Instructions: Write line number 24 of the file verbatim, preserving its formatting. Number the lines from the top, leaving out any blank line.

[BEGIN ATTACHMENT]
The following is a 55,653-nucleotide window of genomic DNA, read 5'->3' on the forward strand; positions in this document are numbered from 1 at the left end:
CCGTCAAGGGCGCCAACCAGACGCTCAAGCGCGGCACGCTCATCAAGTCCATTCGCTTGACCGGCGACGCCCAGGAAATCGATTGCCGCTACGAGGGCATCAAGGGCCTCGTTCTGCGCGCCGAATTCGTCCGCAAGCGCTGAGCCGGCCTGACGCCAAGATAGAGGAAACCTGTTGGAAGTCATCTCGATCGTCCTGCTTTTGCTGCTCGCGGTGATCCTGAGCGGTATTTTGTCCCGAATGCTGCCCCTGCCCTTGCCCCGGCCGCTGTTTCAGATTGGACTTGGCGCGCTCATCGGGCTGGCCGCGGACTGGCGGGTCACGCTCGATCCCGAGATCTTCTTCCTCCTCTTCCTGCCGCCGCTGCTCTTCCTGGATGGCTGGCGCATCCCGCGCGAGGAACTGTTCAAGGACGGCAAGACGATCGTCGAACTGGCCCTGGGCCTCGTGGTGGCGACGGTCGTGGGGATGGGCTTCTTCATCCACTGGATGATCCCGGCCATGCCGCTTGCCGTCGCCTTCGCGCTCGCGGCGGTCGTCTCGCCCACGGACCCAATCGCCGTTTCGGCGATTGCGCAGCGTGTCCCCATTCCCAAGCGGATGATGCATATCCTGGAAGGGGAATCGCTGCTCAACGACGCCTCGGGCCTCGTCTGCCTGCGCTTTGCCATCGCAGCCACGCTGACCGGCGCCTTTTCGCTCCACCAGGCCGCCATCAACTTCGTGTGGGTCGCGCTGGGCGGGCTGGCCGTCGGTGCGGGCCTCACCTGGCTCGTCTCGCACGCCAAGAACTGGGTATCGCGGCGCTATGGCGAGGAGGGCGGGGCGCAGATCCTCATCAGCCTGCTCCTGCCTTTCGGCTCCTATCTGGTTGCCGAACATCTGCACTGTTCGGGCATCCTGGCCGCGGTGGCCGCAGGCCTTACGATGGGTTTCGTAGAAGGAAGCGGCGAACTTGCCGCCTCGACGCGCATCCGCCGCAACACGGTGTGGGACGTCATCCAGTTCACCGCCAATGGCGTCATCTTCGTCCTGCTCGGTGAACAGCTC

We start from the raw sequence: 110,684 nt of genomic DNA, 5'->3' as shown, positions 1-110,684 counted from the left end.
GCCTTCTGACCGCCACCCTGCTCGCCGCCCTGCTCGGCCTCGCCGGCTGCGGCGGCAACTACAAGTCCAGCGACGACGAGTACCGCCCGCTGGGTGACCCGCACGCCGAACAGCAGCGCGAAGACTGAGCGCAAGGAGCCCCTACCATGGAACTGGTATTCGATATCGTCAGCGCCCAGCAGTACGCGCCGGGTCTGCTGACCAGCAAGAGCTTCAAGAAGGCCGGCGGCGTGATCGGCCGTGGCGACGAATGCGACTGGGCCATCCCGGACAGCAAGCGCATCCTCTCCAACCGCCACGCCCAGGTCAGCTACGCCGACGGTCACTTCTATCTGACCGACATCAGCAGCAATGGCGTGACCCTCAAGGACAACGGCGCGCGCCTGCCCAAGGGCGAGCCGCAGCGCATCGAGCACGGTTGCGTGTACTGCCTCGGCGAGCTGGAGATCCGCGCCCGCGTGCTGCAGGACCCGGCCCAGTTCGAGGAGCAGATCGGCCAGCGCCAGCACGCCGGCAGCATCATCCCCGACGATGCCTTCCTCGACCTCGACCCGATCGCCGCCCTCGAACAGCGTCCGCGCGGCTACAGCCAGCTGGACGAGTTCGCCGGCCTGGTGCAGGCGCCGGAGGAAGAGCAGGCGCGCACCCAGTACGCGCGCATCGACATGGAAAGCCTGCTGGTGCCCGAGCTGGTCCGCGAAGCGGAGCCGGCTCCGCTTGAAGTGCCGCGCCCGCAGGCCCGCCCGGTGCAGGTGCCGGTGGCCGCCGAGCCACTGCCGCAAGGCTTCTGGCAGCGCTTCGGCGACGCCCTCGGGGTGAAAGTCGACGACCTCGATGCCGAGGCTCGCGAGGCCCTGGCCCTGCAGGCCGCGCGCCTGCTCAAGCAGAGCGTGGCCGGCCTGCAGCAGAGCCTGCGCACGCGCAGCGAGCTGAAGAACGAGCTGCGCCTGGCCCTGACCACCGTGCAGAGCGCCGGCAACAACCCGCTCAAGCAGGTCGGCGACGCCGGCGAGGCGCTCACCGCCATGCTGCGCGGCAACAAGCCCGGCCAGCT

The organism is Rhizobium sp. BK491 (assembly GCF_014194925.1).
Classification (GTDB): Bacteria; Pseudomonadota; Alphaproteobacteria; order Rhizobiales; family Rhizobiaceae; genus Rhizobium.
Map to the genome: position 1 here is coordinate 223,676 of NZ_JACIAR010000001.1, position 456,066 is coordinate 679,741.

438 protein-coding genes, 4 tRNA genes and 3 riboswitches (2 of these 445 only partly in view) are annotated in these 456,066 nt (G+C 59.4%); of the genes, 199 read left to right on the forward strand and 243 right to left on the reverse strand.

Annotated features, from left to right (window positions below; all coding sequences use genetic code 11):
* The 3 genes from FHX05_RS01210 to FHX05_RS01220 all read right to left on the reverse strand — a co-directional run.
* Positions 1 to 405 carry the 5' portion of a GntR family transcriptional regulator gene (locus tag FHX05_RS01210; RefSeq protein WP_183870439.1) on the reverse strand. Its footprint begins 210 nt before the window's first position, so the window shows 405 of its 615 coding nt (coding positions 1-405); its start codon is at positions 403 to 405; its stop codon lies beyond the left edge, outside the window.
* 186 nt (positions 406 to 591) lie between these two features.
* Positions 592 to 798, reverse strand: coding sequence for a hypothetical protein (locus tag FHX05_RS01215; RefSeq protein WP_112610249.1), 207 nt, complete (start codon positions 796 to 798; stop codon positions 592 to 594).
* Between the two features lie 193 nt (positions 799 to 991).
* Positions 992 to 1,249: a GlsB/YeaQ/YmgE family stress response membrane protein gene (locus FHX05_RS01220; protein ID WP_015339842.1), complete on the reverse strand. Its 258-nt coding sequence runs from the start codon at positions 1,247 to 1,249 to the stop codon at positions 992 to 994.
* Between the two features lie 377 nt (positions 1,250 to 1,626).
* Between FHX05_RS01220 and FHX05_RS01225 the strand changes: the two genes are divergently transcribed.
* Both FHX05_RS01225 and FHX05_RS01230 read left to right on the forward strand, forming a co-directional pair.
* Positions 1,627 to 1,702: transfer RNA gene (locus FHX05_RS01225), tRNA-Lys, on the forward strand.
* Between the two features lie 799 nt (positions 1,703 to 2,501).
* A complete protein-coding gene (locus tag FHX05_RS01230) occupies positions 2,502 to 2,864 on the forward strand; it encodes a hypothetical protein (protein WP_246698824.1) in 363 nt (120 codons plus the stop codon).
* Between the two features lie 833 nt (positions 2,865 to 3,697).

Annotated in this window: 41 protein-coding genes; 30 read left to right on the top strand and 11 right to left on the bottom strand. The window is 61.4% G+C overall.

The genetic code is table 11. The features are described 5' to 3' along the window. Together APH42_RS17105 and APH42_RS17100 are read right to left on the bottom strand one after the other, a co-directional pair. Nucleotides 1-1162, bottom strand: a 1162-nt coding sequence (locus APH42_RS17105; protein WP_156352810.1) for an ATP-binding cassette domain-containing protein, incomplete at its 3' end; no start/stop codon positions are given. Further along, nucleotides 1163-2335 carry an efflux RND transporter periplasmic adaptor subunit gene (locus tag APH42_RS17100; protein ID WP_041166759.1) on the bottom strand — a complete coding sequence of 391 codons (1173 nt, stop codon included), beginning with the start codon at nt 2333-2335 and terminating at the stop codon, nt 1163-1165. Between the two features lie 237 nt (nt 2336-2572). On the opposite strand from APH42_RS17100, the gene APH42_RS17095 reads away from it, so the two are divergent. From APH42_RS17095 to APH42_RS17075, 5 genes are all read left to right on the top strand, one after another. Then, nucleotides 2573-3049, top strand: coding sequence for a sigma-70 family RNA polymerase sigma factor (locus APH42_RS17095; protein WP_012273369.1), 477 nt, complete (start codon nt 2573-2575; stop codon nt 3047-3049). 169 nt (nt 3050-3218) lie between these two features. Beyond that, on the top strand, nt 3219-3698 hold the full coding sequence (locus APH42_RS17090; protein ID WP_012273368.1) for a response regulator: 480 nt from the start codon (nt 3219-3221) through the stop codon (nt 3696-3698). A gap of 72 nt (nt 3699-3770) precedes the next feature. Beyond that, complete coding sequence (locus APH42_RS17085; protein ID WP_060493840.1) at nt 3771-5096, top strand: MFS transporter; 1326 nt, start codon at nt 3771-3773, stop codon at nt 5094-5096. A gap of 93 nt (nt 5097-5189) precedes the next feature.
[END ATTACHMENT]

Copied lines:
The genetic code is table 11. The features are described 5' to 3' along the window. Together APH42_RS17105 and APH42_RS17100 are read right to left on the bottom strand one after the other, a co-directional pair. Nucleotides 1-1162, bottom strand: a 1162-nt coding sequence (locus APH42_RS17105; protein WP_156352810.1) for an ATP-binding cassette domain-containing protein, incomplete at its 3' end; no start/stop codon positions are given. Further along, nucleotides 1163-2335 carry an efflux RND transporter periplasmic adaptor subunit gene (locus tag APH42_RS17100; protein ID WP_041166759.1) on the bottom strand — a complete coding sequence of 391 codons (1173 nt, stop codon included), beginning with the start codon at nt 2333-2335 and terminating at the stop codon, nt 1163-1165. Between the two features lie 237 nt (nt 2336-2572). On the opposite strand from APH42_RS17100, the gene APH42_RS17095 reads away from it, so the two are divergent. From APH42_RS17095 to APH42_RS17075, 5 genes are all read left to right on the top strand, one after another. Then, nucleotides 2573-3049, top strand: coding sequence for a sigma-70 family RNA polymerase sigma factor (locus APH42_RS17095; protein WP_012273369.1), 477 nt, complete (start codon nt 2573-2575; stop codon nt 3047-3049). 169 nt (nt 3050-3218) lie between these two features. Beyond that, on the top strand, nt 3219-3698 hold the full coding sequence (locus APH42_RS17090; protein ID WP_012273368.1) for a response regulator: 480 nt from the start codon (nt 3219-3221) through the stop codon (nt 3696-3698). A gap of 72 nt (nt 3699-3770) precedes the next feature. Beyond that, complete coding sequence (locus APH42_RS17085; protein ID WP_060493840.1) at nt 3771-5096, top strand: MFS transporter; 1326 nt, start codon at nt 3771-3773, stop codon at nt 5094-5096. A gap of 93 nt (nt 5097-5189) precedes the next feature.